occured with Balthazar’s first visit. As often happens in films like this the whole thing comes down to a showdown with the fate
of the world at stake; a battle between Blake and Dave vs. Maxim and his apprentice, the garish and showy Drake Stone
Apprentice relies on big, overwhelming set
pieces and eye-popping special effects. Some
of these are tiring, like the endless balls of
vibrant glowing light the heroes throw around,
and some are more interesting in conception
I liked the way in which Blake and his
adversaries could manipulate and
metamorphize the real world around them.
In addition to the broomsticks, there’s also a
Chinese parade dragon that morphs into a
real fire-breathing menace and when Blake
requires its help, one of those steel eagles
flies right off the Chrysler building to chauffer
him around Manhattan. The problem is that
the cgi used to create them never makes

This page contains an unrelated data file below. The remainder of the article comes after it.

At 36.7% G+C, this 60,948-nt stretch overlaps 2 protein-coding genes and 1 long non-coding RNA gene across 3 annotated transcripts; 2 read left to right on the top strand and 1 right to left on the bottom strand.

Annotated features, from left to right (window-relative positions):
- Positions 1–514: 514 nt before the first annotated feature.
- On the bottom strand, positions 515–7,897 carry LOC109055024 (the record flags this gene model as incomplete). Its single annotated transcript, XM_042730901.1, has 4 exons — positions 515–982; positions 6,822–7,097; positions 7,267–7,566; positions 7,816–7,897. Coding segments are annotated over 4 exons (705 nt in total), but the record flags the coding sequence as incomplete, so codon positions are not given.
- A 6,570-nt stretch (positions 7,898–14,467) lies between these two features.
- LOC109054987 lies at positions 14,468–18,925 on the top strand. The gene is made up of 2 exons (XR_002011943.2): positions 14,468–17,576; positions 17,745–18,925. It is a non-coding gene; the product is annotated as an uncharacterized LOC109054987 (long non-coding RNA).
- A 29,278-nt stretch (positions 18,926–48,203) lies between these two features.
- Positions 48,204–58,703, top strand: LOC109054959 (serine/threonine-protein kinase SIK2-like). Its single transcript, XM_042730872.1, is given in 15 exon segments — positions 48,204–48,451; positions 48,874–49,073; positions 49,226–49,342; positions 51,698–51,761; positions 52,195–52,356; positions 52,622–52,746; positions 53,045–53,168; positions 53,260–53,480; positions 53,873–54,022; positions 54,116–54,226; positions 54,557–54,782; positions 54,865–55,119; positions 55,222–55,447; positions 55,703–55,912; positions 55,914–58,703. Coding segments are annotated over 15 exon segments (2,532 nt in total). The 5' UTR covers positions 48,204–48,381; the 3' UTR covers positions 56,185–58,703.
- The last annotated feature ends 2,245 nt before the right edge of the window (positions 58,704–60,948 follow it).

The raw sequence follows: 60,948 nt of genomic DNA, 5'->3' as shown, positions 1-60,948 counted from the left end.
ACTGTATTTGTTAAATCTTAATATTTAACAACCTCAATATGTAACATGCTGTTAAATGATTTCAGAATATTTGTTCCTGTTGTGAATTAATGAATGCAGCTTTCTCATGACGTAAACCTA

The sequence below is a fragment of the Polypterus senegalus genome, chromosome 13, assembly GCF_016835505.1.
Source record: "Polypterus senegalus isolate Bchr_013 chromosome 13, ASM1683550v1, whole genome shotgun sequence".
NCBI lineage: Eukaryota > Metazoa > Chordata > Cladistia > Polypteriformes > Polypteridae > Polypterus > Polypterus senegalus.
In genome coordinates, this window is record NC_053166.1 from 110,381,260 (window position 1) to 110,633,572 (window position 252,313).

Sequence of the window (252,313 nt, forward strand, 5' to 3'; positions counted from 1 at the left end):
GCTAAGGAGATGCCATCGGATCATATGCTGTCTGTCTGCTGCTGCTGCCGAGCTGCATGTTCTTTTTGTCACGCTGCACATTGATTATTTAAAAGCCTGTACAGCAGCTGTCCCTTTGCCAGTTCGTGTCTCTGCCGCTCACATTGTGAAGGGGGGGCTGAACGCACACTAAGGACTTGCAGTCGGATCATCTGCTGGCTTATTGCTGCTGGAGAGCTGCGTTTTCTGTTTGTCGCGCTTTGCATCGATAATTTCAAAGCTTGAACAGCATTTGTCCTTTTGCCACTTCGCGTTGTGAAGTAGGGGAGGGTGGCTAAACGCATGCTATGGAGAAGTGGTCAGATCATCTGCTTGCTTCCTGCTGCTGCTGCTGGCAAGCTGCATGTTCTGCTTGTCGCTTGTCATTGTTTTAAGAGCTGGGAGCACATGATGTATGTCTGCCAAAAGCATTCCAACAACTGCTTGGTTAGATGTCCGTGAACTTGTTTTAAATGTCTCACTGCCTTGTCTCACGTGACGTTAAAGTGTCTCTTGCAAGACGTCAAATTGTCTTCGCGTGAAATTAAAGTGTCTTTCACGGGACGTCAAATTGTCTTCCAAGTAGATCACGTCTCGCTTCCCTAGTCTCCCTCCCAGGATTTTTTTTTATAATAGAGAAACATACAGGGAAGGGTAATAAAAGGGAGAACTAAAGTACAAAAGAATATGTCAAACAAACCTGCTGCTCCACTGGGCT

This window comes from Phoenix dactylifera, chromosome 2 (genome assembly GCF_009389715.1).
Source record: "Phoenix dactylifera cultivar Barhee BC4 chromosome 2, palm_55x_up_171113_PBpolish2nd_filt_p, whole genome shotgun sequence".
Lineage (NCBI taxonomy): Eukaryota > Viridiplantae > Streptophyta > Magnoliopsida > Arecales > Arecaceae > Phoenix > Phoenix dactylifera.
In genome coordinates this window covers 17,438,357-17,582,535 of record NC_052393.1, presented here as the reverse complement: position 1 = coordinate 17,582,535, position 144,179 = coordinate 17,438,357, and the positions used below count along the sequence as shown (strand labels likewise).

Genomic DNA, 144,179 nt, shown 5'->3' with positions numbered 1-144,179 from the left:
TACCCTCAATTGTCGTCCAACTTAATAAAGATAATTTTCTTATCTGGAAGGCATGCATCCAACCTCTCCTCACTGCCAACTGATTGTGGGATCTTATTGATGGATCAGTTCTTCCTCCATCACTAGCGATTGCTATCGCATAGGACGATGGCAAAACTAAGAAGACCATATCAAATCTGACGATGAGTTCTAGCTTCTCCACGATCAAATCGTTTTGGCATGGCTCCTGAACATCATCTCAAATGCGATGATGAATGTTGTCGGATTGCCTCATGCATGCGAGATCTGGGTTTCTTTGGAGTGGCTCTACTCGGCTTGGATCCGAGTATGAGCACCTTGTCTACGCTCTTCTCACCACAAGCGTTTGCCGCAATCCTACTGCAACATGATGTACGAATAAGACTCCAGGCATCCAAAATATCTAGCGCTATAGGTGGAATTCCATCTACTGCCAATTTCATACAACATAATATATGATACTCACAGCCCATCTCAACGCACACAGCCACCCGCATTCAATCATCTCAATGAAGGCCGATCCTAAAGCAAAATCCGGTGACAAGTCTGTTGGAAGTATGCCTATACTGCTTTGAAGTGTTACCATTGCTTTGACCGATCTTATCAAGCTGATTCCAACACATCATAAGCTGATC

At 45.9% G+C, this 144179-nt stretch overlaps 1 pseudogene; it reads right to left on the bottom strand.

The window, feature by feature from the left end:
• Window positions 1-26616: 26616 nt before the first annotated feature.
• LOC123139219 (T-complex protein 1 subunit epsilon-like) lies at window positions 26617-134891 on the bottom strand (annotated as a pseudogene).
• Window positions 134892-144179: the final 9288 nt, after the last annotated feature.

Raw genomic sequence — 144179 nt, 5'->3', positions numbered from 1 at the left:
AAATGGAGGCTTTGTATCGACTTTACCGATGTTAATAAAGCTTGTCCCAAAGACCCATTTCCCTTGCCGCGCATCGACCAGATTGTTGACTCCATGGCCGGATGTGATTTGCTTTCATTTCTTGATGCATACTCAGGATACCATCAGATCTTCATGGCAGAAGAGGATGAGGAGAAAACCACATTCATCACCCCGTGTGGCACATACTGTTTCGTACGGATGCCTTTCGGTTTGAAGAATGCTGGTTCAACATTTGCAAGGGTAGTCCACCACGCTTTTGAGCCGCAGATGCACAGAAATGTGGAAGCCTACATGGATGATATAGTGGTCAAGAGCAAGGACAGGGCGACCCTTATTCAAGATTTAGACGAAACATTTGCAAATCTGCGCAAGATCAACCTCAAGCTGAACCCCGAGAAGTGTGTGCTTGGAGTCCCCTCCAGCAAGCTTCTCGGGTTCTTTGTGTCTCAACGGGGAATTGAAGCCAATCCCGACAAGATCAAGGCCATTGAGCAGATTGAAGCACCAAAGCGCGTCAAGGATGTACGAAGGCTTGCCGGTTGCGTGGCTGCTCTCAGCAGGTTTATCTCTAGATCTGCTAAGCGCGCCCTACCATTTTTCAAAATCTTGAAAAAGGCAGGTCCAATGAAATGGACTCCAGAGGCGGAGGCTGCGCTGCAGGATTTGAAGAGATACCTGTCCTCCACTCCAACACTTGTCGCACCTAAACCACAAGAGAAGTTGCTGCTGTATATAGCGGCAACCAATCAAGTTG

them sing in the way they seem intended to.
Obviously homaging the kind of kitschy wonder
Ray Harryhausen conjured with his stop-motion works, these creatures lack the soul of those hand-crafted effects.
Surprisingly it’s Jay Baruchel, and his chemistry with Cage and Palmer, that saves Sorcerer’s Apprentice. Baruchel, and his
lanky awkwardness, have been mostly used in the past for visual gags in raunchy or ridiculous comedies. Lately though, he’s
been proving effective as the normal thrust into a world of the fantastic. Both here and in How to Train Your Dragon he
perfectly embodies a guy who embraces the magical because it empowers him in ways the mundane real world never has.
Baruchel cements the oddness and quirk that Cage is bringing to Blake. If Apprentice works more as a breezy teen romance
than a big adventure it’s because Baruchel and the fresh-faced Palmer generate legitimate heart as the would-be couple